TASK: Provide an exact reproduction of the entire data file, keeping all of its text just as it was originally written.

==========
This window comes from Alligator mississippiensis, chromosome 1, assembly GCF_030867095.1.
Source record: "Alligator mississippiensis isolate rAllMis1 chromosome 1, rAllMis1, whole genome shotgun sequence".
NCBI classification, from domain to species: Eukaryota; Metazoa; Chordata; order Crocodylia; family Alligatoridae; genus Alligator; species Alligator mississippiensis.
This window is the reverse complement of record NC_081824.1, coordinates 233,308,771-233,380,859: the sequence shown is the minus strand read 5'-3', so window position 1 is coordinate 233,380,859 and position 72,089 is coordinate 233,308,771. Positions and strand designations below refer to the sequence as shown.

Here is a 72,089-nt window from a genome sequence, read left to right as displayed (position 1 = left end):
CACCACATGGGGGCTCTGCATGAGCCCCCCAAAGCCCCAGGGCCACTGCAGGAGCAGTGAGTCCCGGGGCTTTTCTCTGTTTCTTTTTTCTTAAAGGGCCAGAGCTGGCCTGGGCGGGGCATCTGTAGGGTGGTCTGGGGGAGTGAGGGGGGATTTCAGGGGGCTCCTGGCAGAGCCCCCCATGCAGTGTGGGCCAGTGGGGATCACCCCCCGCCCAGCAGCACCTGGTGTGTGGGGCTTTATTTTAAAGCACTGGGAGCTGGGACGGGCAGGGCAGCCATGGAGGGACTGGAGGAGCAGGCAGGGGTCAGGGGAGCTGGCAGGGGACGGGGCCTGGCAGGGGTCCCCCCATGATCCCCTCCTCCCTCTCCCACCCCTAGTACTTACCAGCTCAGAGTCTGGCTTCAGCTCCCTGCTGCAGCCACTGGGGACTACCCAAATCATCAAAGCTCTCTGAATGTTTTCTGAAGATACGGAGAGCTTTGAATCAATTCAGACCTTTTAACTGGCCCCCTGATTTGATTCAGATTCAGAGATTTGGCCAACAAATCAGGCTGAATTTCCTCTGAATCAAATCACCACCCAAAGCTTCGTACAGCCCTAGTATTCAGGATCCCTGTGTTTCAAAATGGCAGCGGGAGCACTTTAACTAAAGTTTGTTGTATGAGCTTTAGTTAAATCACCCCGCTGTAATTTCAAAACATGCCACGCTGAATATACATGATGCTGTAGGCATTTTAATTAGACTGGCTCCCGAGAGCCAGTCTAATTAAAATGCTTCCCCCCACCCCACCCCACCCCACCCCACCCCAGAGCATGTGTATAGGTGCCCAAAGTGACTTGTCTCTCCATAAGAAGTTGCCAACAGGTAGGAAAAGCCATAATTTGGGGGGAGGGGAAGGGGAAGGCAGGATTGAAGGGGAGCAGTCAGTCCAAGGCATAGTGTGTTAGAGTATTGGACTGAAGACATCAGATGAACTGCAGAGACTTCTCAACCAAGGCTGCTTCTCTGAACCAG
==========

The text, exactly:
This window comes from Alligator mississippiensis, chromosome 1, assembly GCF_030867095.1.
Source record: "Alligator mississippiensis isolate rAllMis1 chromosome 1, rAllMis1, whole genome shotgun sequence".
NCBI classification, from domain to species: Eukaryota; Metazoa; Chordata; order Crocodylia; family Alligatoridae; genus Alligator; species Alligator mississippiensis.
This window is the reverse complement of record NC_081824.1, coordinates 233,308,771-233,380,859: the sequence shown is the minus strand read 5'-3', so window position 1 is coordinate 233,380,859 and position 72,089 is coordinate 233,308,771. Positions and strand designations below refer to the sequence as shown.

Here is a 72,089-nt window from a genome sequence, read left to right as displayed (position 1 = left end):
CACCACATGGGGGCTCTGCATGAGCCCCCCAAAGCCCCAGGGCCACTGCAGGAGCAGTGAGTCCCGGGGCTTTTCTCTGTTTCTTTTTTCTTAAAGGGCCAGAGCTGGCCTGGGCGGGGCATCTGTAGGGTGGTCTGGGGGAGTGAGGGGGGATTTCAGGGGGCTCCTGGCAGAGCCCCCCATGCAGTGTGGGCCAGTGGGGATCACCCCCCGCCCAGCAGCACCTGGTGTGTGGGGCTTTATTTTAAAGCACTGGGAGCTGGGACGGGCAGGGCAGCCATGGAGGGACTGGAGGAGCAGGCAGGGGTCAGGGGAGCTGGCAGGGGACGGGGCCTGGCAGGGGTCCCCCCATGATCCCCTCCTCCCTCTCCCACCCCTAGTACTTACCAGCTCAGAGTCTGGCTTCAGCTCCCTGCTGCAGCCACTGGGGACTACCCAAATCATCAAAGCTCTCTGAATGTTTTCTGAAGATACGGAGAGCTTTGAATCAATTCAGACCTTTTAACTGGCCCCCTGATTTGATTCAGATTCAGAGATTTGGCCAACAAATCAGGCTGAATTTCCTCTGAATCAAATCACCACCCAAAGCTTCGTACAGCCCTAGTATTCAGGATCCCTGTGTTTCAAAATGGCAGCGGGAGCACTTTAACTAAAGTTTGTTGTATGAGCTTTAGTTAAATCACCCCGCTGTAATTTCAAAACATGCCACGCTGAATATACATGATGCTGTAGGCATTTTAATTAGACTGGCTCCCGAGAGCCAGTCTAATTAAAATGCTTCCCCCCACCCCACCCCACCCCACCCCACCCCAGAGCATGTGTATAGGTGCCCAAAGTGACTTGTCTCTCCATAAGAAGTTGCCAACAGGTAGGAAAAGCCATAATTTGGGGGGAGGGGAAGGGGAAGGCAGGATTGAAGGGGAGCAGTCAGTCCAAGGCATAGTGTGTTAGAGTATTGGACTGAAGACATCAGATGAACTGCAGAGACTTCTCAACCAAGGCTGCTTCTCTGAACCAG